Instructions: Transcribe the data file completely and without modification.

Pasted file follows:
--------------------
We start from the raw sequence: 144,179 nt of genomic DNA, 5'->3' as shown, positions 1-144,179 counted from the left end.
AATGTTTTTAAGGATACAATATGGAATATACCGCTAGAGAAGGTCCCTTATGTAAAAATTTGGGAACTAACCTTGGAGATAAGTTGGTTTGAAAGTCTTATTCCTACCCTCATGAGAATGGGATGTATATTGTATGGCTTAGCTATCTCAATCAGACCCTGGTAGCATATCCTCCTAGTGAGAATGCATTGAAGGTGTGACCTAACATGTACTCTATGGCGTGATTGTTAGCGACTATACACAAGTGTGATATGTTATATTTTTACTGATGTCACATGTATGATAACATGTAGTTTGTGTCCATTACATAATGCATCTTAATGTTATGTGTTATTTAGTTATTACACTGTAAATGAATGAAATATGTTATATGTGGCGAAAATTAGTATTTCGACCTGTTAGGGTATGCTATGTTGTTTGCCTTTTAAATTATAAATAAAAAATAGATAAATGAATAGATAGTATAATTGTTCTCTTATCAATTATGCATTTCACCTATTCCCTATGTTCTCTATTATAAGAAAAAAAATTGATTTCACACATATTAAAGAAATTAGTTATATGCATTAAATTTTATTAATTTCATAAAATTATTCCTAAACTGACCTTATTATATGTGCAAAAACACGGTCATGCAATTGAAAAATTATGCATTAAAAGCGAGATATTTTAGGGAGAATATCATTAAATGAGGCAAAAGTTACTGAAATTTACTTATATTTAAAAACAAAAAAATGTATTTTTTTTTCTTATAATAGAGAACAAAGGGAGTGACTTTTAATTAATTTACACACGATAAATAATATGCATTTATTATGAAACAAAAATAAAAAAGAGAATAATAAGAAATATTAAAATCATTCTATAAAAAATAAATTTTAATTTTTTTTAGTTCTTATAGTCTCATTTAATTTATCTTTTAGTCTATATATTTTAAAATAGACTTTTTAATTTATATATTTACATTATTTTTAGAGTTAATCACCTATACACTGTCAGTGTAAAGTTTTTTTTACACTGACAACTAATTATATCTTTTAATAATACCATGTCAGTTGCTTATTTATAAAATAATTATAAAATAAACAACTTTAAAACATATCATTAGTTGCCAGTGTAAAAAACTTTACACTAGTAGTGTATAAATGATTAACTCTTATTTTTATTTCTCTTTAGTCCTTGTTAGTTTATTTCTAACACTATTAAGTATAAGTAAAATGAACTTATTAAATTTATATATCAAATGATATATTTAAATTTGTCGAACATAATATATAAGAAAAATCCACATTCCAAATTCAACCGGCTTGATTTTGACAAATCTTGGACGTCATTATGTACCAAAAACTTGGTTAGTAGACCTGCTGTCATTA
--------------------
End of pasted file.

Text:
We start from the raw sequence: 144,179 nt of genomic DNA, 5'->3' as shown, positions 1-144,179 counted from the left end.
AATGTTTTTAAGGATACAATATGGAATATACCGCTAGAGAAGGTCCCTTATGTAAAAATTTGGGAACTAACCTTGGAGATAAGTTGGTTTGAAAGTCTTATTCCTACCCTCATGAGAATGGGATGTATATTGTATGGCTTAGCTATCTCAATCAGACCCTGGTAGCATATCCTCCTAGTGAGAATGCATTGAAGGTGTGACCTAACATGTACTCTATGGCGTGATTGTTAGCGACTATACACAAGTGTGATATGTTATATTTTTACTGATGTCACATGTATGATAACATGTAGTTTGTGTCCATTACATAATGCATCTTAATGTTATGTGTTATTTAGTTATTACACTGTAAATGAATGAAATATGTTATATGTGGCGAAAATTAGTATTTCGACCTGTTAGGGTATGCTATGTTGTTTGCCTTTTAAATTATAAATAAAAAATAGATAAATGAATAGATAGTATAATTGTTCTCTTATCAATTATGCATTTCACCTATTCCCTATGTTCTCTATTATAAGAAAAAAAATTGATTTCACACATATTAAAGAAATTAGTTATATGCATTAAATTTTATTAATTTCATAAAATTATTCCTAAACTGACCTTATTATATGTGCAAAAACACGGTCATGCAATTGAAAAATTATGCATTAAAAGCGAGATATTTTAGGGAGAATATCATTAAATGAGGCAAAAGTTACTGAAATTTACTTATATTTAAAAACAAAAAAATGTATTTTTTTTTCTTATAATAGAGAACAAAGGGAGTGACTTTTAATTAATTTACACACGATAAATAATATGCATTTATTATGAAACAAAAATAAAAAAGAGAATAATAAGAAATATTAAAATCATTCTATAAAAAATAAATTTTAATTTTTTTTAGTTCTTATAGTCTCATTTAATTTATCTTTTAGTCTATATATTTTAAAATAGACTTTTTAATTTATATATTTACATTATTTTTAGAGTTAATCACCTATACACTGTCAGTGTAAAGTTTTTTTTACACTGACAACTAATTATATCTTTTAATAATACCATGTCAGTTGCTTATTTATAAAATAATTATAAAATAAACAACTTTAAAACATATCATTAGTTGCCAGTGTAAAAAACTTTACACTAGTAGTGTATAAATGATTAACTCTTATTTTTATTTCTCTTTAGTCCTTGTTAGTTTATTTCTAACACTATTAAGTATAAGTAAAATGAACTTATTAAATTTATATATCAAATGATATATTTAAATTTGTCGAACATAATATATAAGAAAAATCCACATTCCAAATTCAACCGGCTTGATTTTGACAAATCTTGGACGTCATTATGTACCAAAAACTTGGTTAGTAGACCTGCTGTCATTA